What do Iraq, Sri Lanka and Mongolia Have in Common?

April 20th, 2012
in econ_news

Econintersect:  An article at Advisor One reports on the top ten countries for growth over the next several decades years.  And yes, the three in the headline are on that world-growinglist.  The article draws on data from a Knight Frank and Citi Private Bank report.  Number 1 on the list is Nigeria with an estimate of 8.5% per year average from 2012 to 2022.  The largest country on the list is India (second ranked at 8.0% growth).  The rest of the BRICS (China, Russia, Brazil and South Africa) are not in the top ten.

The next ten years will be the Asia decade as eight of the ten countries are in Asia .  The other two are in Africa.  Number ten on the list is Egypt, with an estimated 6.4% average annual growth rate.  The entire list can be reviewed in a slide show at Advisor One.

Follow up:

Here are the top ten and the bottom ten growth countires projected for 2010-2050:

wealth-global-countires-Frank-Knight-Citi-2012

With the top fastest growing countries all in Asia and Africa, it is interesting that capital growth objectives in those two regions rank lower for high net worth investors than in Europe and North America.

wealth-strategy-global-Frank-Knight-Citi-Global-Wealth-Report-2012

Econintersect found it interesting that in 2011 the changes in investment allocations globally were so strongly away from equities.  Portfolios of the wealthy are very little allocated to currency and commodities, including gold.

wealth-strategy-global-allocations-Frank-Knight-Citi-Global-Wealth-Report-2012

Finally, it was interesting that the same report ranked the 20 most important cities in the world, now and projected in 10 years.  Europe has a large number of cities appearing compared to Asia currently and almost as many in 10 years in spite of the more rapid growth projected for the eastern sections of Eurasia.

wealth-global-cities-Frank-Knight-Citi-2012

Note that three cities appear on the fastest growing in importance list that do not appear on either of the other lists:  Rio de Janeiro, Istanbul and Sydney.

John Lounsbury

Sources:









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2 comments

  1. optionsgirl says :
    ****-

    Miami is ranked #11 on IN 10 YRS
    and is ranked #13 on the FASTEST GROWING list.

    Is this a function of the real estate collapse? Miami seems to have hit bottom and is being snapped up by international buyers with cash, particularly from Latin America and Brazil.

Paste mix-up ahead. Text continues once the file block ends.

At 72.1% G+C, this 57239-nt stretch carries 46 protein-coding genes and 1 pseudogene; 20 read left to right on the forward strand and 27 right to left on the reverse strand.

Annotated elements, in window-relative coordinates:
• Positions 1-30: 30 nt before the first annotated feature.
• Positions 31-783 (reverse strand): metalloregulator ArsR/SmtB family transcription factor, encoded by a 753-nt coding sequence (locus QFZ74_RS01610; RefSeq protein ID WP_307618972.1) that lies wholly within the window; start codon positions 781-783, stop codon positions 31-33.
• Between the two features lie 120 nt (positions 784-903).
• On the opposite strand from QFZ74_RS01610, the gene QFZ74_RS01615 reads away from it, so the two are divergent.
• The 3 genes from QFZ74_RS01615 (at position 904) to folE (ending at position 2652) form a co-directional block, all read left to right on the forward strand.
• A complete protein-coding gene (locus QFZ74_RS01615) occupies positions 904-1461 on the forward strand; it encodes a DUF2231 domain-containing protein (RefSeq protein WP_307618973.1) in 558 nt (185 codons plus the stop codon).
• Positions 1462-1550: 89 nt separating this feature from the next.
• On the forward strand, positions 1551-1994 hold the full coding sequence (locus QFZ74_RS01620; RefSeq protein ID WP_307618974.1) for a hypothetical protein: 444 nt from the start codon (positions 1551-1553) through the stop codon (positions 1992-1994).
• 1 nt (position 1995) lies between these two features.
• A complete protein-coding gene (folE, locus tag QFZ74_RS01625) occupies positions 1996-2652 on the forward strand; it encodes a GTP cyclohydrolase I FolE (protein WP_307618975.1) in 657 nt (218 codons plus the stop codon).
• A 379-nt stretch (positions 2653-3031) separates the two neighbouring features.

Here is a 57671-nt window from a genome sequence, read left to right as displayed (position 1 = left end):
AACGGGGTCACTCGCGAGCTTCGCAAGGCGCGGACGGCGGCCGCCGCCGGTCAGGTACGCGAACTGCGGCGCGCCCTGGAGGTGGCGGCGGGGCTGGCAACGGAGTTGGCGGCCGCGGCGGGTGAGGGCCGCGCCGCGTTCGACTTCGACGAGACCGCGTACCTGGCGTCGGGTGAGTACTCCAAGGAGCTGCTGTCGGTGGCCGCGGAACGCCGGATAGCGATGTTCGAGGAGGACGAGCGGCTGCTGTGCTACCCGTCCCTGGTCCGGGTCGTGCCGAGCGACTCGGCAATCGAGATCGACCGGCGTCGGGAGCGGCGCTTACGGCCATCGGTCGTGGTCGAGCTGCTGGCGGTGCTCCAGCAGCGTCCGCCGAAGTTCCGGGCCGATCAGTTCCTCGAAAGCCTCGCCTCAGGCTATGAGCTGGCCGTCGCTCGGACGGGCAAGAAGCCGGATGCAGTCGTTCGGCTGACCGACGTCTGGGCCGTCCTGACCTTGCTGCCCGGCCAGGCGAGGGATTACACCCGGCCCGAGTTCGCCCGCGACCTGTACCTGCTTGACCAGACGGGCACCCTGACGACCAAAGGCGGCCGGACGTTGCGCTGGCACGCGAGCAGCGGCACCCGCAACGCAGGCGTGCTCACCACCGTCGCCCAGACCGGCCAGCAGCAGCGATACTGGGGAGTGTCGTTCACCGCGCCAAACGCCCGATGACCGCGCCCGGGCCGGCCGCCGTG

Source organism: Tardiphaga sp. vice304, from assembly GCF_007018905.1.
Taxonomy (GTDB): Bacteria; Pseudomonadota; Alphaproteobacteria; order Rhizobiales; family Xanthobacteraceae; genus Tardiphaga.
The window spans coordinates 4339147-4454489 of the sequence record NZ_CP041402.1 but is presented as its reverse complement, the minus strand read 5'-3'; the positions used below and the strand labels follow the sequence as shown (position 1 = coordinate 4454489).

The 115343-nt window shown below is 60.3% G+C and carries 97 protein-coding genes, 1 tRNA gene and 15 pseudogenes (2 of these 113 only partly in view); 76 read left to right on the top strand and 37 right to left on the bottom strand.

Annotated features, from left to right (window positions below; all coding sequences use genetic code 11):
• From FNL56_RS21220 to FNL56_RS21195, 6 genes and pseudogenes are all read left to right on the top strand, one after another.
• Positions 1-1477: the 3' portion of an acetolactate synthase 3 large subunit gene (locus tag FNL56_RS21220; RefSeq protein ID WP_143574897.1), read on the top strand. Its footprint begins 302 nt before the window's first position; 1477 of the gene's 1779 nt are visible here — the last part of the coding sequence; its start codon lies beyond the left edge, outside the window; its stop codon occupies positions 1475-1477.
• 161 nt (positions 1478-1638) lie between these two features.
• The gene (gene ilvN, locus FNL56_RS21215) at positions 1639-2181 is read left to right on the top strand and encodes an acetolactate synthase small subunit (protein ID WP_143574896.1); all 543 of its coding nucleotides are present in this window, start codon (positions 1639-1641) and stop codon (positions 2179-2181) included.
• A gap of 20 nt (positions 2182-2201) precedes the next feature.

What businesses are coming into Miami?

  2. Admin (Member) Email says :

    OptionsGirl - - -

    I wondered about that as well. I saw an article this week about a 14 year old girl who bought a home in South Florida for $11,000 cash that she had saved from baby sitting and odd household jobs since she was 9 years old. I didn't read very far but I assume the home was bought by a trust with a guardian because of her age. The home was completely habitable and in no immediate need of repair.

    I have read other stories about investors buying up South Florida housing units at similar low prices and converting them to rentals.

    There may still be a big retiree market and if a retiree can live in Florida and only pay a few hundred a month in rent, a million retirees each spending $10,000 a year for basic needs consumption adds $10 billion high velocity dollars to the economy each year.

    Example of how the large supply of low cost living units can be very attractive for low-cost rental property:

    Cost (acquisition and refurbish): $28,000
    Landlord maintenance, insurance and taxes: $2,000 a year
    Rent: $400 per month
    Net income per year: $4,800 - $2,000 = $2,800

    That is 10% return per year with the prospect that eventually (10 years?) property prices will recover somewhat.

    If the example property recovers to $50,000 in ten years, that is another $22,000 gained ($2,200 per year) or a total return per year of $5,000 (or 17.9% per year).

    If that sort of return could be generated for 1 million properties that is another $5 billion a year growth in that market.

    Yes, it would take 2,3 or more years to establish that level of investment but the example is good for general illustration.

    So, over the nest ten years the fallout from the real estate bust could add $15 to $25 billion a year to the south Florida economy. This would be 6-10% above the current GDP for the metro region. This alone could put Miami-Dade metro area in a high ranking position. The ten fastest growing countries in the world are expected to grow between 6% and 8.5% a year over th coming decades, to give you some perspective.

    The population of south Florida is estimated to be between 5.6 and 5.8 million, and grew by 500,000 to 600,000 over the past ten years. So adding 1 million would be a significant increase in migration rates for retirees to south Florida.

    There are other factors such as overseas buyers of higher end real estate bargains which you mentioned that will bring some increase in affluent residency in the region as well.

    Now, after a long ramble, the short answer: I believe you have the correct idea - recovery from the real estate bust will probably be the dominant factor in making south Florida a top growth region in the U.S.



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